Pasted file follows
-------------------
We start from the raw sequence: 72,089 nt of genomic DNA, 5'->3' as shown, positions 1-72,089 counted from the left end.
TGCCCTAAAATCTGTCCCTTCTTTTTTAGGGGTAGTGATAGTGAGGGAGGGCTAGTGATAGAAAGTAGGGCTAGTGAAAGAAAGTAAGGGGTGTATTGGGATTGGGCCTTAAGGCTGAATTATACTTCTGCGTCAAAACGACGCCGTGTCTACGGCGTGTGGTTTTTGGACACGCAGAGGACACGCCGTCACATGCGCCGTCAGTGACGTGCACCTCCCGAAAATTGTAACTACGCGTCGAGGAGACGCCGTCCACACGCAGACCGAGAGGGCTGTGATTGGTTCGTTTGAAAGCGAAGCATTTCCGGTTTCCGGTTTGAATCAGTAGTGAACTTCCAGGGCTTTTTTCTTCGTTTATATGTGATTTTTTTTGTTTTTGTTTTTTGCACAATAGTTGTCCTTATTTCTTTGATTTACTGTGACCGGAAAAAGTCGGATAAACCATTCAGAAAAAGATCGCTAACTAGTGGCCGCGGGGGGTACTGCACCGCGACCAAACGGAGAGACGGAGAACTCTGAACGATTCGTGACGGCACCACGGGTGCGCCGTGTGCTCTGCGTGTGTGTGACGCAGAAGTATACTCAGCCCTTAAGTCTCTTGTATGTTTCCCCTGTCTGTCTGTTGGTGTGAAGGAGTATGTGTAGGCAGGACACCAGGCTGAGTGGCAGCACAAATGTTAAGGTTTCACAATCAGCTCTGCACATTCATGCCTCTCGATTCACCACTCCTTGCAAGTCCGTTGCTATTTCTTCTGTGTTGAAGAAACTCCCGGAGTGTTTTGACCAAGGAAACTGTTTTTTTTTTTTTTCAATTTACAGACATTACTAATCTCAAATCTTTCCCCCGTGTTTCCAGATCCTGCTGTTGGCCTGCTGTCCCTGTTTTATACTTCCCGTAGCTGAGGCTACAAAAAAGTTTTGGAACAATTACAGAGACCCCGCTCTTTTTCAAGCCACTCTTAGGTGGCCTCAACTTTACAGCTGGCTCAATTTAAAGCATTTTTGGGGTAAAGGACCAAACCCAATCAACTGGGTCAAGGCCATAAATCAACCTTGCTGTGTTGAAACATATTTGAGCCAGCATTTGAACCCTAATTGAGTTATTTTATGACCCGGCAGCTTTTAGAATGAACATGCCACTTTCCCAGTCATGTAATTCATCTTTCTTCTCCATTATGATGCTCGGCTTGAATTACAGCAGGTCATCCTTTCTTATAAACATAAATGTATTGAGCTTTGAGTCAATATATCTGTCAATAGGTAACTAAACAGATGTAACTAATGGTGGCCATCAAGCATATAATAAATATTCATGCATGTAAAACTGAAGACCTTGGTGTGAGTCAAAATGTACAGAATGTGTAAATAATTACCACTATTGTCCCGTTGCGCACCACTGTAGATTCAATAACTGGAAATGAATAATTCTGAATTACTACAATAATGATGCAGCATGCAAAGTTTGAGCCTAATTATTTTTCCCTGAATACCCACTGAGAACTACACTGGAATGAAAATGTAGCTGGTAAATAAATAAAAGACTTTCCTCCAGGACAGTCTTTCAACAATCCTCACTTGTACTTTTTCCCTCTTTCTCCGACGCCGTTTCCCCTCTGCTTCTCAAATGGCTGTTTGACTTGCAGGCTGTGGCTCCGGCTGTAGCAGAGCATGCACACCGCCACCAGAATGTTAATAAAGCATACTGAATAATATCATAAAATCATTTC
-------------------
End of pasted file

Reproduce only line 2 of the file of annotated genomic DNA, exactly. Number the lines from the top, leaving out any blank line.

TGCCCTAAAATCTGTCCCTTCTTTTTTAGGGGTAGTGATAGTGAGGGAGGGCTAGTGATAGAAAGTAGGGCTAGTGAAAGAAAGTAAGGGGTGTATTGGGATTGGGCCTTAAGGCTGAATTATACTTCTGCGTCAAAACGACGCCGTGTCTACGGCGTGTGGTTTTTGGACACGCAGAGGACACGCCGTCACATGCGCCGTCAGTGACGTGCACCTCCCGAAAATTGTAACTACGCGTCGAGGAGACGCCGTCCACACGCAGACCGAGAGGGCTGTGATTGGTTCGTTTGAAAGCGAAGCATTTCCGGTTTCCGGTTTGAATCAGTAGTGAACTTCCAGGGCTTTTTTCTTCGTTTATATGTGATTTTTTTTGTTTTTGTTTTTTGCACAATAGTTGTCCTTATTTCTTTGATTTACTGTGACCGGAAAAAGTCGGATAAACCATTCAGAAAAAGATCGCTAACTAGTGGCCGCGGGGGGTACTGCACCGCGACCAAACGGAGAGACGGAGAACTCTGAACGATTCGTGACGGCACCACGGGTGCGCCGTGTGCTCTGCGTGTGTGTGACGCAGAAGTATACTCAGCCCTTAAGTCTCTTGTATGTTTCCCCTGTCTGTCTGTTGGTGTGAAGGAGTATGTGTAGGCAGGACACCAGGCTGAGTGGCAGCACAAATGTTAAGGTTTCACAATCAGCTCTGCACATTCATGCCTCTCGATTCACCACTCCTTGCAAGTCCGTTGCTATTTCTTCTGTGTTGAAGAAACTCCCGGAGTGTTTTGACCAAGGAAACTGTTTTTTTTTTTTTTCAATTTACAGACATTACTAATCTCAAATCTTTCCCCCGTGTTTCCAGATCCTGCTGTTGGCCTGCTGTCCCTGTTTTATACTTCCCGTAGCTGAGGCTACAAAAAAGTTTTGGAACAATTACAGAGACCCCGCTCTTTTTCAAGCCACTCTTAGGTGGCCTCAACTTTACAGCTGGCTCAATTTAAAGCATTTTTGGGGTAAAGGACCAAACCCAATCAACTGGGTCAAGGCCATAAATCAACCTTGCTGTGTTGAAACATATTTGAGCCAGCATTTGAACCCTAATTGAGTTATTTTATGACCCGGCAGCTTTTAGAATGAACATGCCACTTTCCCAGTCATGTAATTCATCTTTCTTCTCCATTATGATGCTCGGCTTGAATTACAGCAGGTCATCCTTTCTTATAAACATAAATGTATTGAGCTTTGAGTCAATATATCTGTCAATAGGTAACTAAACAGATGTAACTAATGGTGGCCATCAAGCATATAATAAATATTCATGCATGTAAAACTGAAGACCTTGGTGTGAGTCAAAATGTACAGAATGTGTAAATAATTACCACTATTGTCCCGTTGCGCACCACTGTAGATTCAATAACTGGAAATGAATAATTCTGAATTACTACAATAATGATGCAGCATGCAAAGTTTGAGCCTAATTATTTTTCCCTGAATACCCACTGAGAACTACACTGGAATGAAAATGTAGCTGGTAAATAAATAAAAGACTTTCCTCCAGGACAGTCTTTCAACAATCCTCACTTGTACTTTTTCCCTCTTTCTCCGACGCCGTTTCCCCTCTGCTTCTCAAATGGCTGTTTGACTTGCAGGCTGTGGCTCCGGCTGTAGCAGAGCATGCACACCGCCACCAGAATGTTAATAAAGCATACTGAATAATATCATAAAATCATTTC